Editors' ChoiceReproductive Biology

How to Enforce Monogamy

Sci. Signal.  25 Nov 2014:
Vol. 7, Issue 353, pp. ec325
DOI: 10.1126/scisignal.aaa3396

Female Anopheles gambiae mosquitoes are the primary vectors for transmission of malaria-causing parasites. Unlike most other insects that mate multiple times, An. gambiae females undergo a postmating switch in which they become refractory to further mating and rely on sperm from a single male to fertilize eggs throughout their lifespan. In addition, the postmating switch induces morphological changes in the female reproductive tract and the ability to lay mature eggs. Male mosquitoes transmit the steroid hormone 20-hydroxyecdysone (20E) to females during mating. Gabrieli et al. profiled transcriptional changes in the female reproductive tract and identified changes in the expression of several 20E-responsive genes. Experimentally reducing the amount of 20E in males used for forced mating inhibited egg laying in females and the ability of mating to reduce the female’s receptiveness to a second partner. Injection of 20E into the thorax of virgin females caused them to be refractory to subsequent mating and insemination and induced egg laying. Moreover, mating or injection of 20E induced overlapping changes in gene expression consistent with the remodeling of the reproductive tract and implicated new enzymes involved in polyamine synthesis in egg laying. Thus, male-derived 20E leads to gene expression changes in the female reproductive tract that influence subsequent morphology and behavior. Targeting this signaling pathway may be an effective alternative to pesticides currently used to control malarial mosquitoes.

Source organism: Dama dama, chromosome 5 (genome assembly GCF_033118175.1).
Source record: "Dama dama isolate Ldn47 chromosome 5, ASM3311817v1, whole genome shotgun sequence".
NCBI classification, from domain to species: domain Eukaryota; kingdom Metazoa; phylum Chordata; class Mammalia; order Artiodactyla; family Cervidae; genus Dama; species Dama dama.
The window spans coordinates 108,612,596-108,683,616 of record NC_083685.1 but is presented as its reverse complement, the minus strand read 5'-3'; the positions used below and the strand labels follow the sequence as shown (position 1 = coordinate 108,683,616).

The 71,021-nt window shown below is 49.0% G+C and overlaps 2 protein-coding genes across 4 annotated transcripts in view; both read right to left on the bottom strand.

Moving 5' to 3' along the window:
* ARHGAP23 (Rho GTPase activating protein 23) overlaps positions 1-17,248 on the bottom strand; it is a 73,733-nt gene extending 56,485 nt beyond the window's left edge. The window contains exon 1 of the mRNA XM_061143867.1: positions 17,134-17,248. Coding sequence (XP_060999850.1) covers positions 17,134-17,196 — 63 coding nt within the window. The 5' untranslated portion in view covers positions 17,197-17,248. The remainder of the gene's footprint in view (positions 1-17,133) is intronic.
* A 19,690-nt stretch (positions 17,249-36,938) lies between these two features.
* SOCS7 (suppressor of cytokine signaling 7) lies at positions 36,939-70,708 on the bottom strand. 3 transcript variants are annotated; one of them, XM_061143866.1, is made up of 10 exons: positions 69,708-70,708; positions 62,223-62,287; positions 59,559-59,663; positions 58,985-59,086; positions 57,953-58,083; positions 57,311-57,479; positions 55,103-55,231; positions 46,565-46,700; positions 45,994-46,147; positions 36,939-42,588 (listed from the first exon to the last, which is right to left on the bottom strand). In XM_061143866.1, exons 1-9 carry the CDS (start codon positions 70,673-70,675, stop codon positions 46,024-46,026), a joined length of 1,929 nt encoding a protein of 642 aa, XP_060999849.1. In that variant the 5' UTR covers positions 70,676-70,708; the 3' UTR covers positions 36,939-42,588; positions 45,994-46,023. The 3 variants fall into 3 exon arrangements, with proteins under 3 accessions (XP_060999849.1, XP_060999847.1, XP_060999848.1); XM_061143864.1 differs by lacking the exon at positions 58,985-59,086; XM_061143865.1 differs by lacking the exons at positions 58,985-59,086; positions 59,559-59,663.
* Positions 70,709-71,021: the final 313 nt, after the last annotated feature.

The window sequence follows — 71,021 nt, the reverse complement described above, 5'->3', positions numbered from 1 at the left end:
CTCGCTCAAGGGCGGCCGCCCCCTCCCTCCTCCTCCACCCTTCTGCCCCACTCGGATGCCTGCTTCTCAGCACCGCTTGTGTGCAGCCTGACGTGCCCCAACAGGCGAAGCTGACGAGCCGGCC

P. Gabrieli, E. G. Kakani, S. N. Mitchell, E. Mameli, E. J. Want, A. Mariezcurrena Anton, A. Serrao, F. Baldini, F. Catteruccia, Sexual transfer of the steroid hormone 20E induces the postmating switch in Anopheles gambiae. Proc. Natl. Acad. Sci. U.S.A. 111, 16353–16358 (2014). [Abstract] [Full Text]